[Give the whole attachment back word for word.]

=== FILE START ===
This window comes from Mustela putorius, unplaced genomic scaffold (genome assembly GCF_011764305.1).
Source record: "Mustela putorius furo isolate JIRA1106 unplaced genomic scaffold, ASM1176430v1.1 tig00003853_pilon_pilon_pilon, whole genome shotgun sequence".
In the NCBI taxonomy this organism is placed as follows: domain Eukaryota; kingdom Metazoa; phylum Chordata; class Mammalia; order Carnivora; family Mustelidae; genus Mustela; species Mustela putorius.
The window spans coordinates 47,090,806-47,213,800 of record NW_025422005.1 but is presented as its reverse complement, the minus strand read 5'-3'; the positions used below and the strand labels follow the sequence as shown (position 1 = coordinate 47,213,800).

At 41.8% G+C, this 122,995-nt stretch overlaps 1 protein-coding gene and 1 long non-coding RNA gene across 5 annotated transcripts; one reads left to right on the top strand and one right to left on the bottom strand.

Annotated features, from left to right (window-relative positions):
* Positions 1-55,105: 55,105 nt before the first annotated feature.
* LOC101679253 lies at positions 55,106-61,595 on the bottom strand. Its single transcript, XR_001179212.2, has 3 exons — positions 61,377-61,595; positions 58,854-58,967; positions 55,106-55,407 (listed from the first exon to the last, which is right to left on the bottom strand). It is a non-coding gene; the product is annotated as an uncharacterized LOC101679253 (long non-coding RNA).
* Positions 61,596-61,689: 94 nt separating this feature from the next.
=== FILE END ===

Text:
This window comes from Mustela putorius, unplaced genomic scaffold (genome assembly GCF_011764305.1).
Source record: "Mustela putorius furo isolate JIRA1106 unplaced genomic scaffold, ASM1176430v1.1 tig00003853_pilon_pilon_pilon, whole genome shotgun sequence".
In the NCBI taxonomy this organism is placed as follows: domain Eukaryota; kingdom Metazoa; phylum Chordata; class Mammalia; order Carnivora; family Mustelidae; genus Mustela; species Mustela putorius.
The window spans coordinates 47,090,806-47,213,800 of record NW_025422005.1 but is presented as its reverse complement, the minus strand read 5'-3'; the positions used below and the strand labels follow the sequence as shown (position 1 = coordinate 47,213,800).

At 41.8% G+C, this 122,995-nt stretch overlaps 1 protein-coding gene and 1 long non-coding RNA gene across 5 annotated transcripts; one reads left to right on the top strand and one right to left on the bottom strand.

Annotated features, from left to right (window-relative positions):
* Positions 1-55,105: 55,105 nt before the first annotated feature.
* LOC101679253 lies at positions 55,106-61,595 on the bottom strand. Its single transcript, XR_001179212.2, has 3 exons — positions 61,377-61,595; positions 58,854-58,967; positions 55,106-55,407 (listed from the first exon to the last, which is right to left on the bottom strand). It is a non-coding gene; the product is annotated as an uncharacterized LOC101679253 (long non-coding RNA).
* Positions 61,596-61,689: 94 nt separating this feature from the next.